Adoption levels in Hackney hit new low
PUBLISHED: 09:00 15 October 2011
No babies were adopted in Hackney last year
The number of children adopted in Hackney fell to a dramatic new low last year – and none of those adopted were newborn babies.
Seven out of 42 children in the borough who were looking for adoptive parents in 2010-2011 were successfully given the chance of a permanent family life.
This fell sharply from 16 adopted the year before.
The total number of adoptions in the borough has continued to drop from 24 in 2008-2009 and 22 in 2007-2008 although 12 children have been adopted this year.
This comes after the Department of Education revealed that the number of babies adopted in England fell to 60 last year. Not one of the children adopted in the borough last year were babies under the age of one.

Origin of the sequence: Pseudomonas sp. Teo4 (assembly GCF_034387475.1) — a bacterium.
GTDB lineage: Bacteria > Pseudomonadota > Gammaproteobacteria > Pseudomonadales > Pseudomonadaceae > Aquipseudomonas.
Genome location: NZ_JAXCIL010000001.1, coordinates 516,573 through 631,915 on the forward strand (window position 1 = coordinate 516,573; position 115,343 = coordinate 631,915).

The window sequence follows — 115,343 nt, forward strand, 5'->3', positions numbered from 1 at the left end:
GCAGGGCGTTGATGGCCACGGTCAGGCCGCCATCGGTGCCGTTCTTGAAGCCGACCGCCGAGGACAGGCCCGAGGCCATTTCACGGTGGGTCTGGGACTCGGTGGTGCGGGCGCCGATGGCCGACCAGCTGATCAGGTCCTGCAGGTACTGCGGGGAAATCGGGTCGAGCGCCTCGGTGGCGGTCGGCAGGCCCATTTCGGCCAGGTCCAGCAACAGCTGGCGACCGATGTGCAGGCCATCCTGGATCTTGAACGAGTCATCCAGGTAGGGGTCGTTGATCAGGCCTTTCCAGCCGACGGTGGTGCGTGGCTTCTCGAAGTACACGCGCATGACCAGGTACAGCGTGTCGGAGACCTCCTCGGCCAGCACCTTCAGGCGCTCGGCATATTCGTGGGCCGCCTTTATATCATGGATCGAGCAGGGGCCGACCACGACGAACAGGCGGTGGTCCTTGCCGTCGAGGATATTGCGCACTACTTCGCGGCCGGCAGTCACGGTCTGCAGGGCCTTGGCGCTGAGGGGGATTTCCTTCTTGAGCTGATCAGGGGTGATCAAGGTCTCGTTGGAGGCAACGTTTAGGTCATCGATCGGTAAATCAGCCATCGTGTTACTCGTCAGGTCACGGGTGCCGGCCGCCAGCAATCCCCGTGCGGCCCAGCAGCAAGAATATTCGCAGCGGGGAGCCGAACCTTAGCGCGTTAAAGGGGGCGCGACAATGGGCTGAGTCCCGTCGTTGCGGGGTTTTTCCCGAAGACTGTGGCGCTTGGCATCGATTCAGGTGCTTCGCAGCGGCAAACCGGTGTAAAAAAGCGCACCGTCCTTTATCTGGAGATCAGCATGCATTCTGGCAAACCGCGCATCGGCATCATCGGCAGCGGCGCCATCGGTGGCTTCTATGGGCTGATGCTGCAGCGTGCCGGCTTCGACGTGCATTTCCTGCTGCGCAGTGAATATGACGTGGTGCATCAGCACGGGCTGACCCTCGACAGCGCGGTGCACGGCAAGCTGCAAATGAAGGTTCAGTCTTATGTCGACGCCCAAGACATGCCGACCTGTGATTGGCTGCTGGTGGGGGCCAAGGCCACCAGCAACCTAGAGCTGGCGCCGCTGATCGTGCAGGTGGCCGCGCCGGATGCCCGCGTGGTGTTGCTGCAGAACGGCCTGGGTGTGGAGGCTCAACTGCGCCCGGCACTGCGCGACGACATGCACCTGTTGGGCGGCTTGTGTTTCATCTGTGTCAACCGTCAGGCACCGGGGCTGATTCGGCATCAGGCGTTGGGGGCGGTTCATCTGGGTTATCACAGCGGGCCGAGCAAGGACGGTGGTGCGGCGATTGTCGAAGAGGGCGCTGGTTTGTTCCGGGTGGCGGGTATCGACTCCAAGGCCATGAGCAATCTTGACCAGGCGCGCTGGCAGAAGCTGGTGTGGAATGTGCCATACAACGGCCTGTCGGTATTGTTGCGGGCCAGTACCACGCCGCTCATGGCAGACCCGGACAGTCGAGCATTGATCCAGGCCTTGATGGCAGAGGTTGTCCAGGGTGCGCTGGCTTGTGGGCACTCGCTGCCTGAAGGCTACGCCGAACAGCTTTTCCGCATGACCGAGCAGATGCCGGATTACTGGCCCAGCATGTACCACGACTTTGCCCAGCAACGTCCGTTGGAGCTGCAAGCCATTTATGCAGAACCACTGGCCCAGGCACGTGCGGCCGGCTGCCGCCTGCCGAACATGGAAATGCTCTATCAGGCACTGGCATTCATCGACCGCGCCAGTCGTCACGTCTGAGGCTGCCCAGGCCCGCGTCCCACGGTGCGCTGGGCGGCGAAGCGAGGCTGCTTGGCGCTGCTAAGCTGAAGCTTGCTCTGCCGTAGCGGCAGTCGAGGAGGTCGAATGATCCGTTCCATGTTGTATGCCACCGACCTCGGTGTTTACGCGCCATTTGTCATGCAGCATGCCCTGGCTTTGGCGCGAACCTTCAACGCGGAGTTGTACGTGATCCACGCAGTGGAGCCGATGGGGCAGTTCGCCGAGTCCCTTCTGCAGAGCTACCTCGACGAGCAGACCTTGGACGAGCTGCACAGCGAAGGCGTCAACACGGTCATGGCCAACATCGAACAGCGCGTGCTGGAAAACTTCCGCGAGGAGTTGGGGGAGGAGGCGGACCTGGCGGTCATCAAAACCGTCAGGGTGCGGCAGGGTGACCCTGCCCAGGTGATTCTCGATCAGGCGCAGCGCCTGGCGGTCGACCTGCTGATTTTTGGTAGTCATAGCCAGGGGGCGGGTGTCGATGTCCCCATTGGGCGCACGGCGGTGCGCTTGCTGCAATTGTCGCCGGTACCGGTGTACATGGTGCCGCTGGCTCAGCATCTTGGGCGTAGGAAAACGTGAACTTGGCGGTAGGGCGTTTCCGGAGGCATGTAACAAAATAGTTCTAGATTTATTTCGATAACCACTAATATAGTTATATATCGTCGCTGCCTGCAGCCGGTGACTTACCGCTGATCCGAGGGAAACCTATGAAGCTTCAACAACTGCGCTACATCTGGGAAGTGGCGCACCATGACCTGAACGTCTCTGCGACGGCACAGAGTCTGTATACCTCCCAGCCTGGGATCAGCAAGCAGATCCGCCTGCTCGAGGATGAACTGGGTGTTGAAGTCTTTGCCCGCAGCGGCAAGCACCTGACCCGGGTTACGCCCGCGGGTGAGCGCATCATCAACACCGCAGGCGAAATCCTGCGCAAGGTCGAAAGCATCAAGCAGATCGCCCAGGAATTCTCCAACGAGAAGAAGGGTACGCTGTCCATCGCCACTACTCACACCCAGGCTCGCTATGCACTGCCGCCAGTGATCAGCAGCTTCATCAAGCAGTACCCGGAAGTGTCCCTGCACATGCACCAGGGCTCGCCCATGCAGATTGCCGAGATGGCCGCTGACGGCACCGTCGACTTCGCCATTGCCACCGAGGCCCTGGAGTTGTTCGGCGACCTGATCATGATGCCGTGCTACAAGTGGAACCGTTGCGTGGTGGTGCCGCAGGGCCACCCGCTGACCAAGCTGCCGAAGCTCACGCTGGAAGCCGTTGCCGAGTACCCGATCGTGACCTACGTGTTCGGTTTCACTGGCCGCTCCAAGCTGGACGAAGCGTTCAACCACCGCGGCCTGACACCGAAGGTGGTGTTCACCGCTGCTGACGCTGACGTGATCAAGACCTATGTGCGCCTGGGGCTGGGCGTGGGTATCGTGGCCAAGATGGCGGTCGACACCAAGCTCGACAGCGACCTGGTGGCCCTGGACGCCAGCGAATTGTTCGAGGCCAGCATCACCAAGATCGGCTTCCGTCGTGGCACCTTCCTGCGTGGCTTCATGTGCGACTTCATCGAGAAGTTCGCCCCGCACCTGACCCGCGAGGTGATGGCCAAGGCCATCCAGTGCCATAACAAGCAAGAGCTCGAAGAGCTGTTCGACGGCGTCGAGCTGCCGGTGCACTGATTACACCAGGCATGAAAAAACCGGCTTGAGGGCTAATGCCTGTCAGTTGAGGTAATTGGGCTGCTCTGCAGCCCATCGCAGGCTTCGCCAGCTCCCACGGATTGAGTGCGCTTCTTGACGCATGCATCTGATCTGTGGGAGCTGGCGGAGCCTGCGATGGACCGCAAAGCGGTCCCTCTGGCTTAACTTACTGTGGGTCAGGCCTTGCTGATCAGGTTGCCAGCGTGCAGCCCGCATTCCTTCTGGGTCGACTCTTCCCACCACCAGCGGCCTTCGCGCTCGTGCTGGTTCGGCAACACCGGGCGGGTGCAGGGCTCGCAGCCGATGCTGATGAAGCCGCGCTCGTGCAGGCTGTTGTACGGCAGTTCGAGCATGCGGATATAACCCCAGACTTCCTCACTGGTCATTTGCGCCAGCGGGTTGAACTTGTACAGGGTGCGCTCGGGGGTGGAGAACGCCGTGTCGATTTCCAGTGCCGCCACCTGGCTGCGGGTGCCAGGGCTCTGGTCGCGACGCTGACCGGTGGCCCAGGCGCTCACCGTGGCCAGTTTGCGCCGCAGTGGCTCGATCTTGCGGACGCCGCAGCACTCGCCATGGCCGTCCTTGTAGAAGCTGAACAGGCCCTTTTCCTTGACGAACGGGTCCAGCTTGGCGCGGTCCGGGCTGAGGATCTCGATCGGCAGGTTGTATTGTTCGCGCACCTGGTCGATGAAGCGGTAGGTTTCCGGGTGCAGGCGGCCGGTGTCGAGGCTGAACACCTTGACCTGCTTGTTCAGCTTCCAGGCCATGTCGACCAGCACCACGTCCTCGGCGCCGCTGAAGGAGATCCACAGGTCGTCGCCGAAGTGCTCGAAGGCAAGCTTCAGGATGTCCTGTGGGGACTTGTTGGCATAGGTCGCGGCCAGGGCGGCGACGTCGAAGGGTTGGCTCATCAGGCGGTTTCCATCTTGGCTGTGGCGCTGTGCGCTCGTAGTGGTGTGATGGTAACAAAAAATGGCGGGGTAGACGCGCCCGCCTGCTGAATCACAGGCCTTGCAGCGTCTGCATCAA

Nationwide figures show that it takes on average two years and seven months before children are adopted.
Black children are three times less likely to be adopted than white children, according to the coalition’s adviser Martin Narey.
Cllr Rita Krishna, cabinet member for children’s services, said: “The council will not hasten the matching of vulnerable children with potential adopters at the expense of depth and quality of our decisions.”
Jonathan Pearce, chief executive of charity Adoption UK, said the decrease was partly down to fewer adoptive parents being available, because of “a reduced focus by local authorities on recruitment of adopters.”
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